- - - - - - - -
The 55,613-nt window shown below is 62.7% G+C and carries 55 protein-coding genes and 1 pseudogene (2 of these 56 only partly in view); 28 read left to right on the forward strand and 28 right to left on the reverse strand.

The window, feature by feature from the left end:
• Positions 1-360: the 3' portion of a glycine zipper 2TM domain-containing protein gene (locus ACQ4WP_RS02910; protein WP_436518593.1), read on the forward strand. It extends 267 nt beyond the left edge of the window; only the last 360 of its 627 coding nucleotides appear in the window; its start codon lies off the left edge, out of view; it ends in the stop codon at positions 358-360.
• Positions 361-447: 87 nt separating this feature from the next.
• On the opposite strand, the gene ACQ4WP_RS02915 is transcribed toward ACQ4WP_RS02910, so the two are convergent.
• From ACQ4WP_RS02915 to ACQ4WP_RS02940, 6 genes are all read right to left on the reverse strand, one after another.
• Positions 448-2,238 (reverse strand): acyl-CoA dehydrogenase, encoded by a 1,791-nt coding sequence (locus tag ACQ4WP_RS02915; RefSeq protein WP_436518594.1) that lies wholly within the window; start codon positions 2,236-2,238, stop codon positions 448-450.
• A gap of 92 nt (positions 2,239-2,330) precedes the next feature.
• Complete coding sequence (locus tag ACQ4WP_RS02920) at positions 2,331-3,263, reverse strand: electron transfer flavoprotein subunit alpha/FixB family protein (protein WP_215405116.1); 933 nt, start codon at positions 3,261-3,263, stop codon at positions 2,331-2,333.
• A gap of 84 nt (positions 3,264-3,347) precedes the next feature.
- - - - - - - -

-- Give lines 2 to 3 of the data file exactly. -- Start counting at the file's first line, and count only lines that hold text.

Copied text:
The window, feature by feature from the left end:
• Positions 1-360: the 3' portion of a glycine zipper 2TM domain-containing protein gene (locus ACQ4WP_RS02910; protein WP_436518593.1), read on the forward strand. It extends 267 nt beyond the left edge of the window; only the last 360 of its 627 coding nucleotides appear in the window; its start codon lies off the left edge, out of view; it ends in the stop codon at positions 358-360.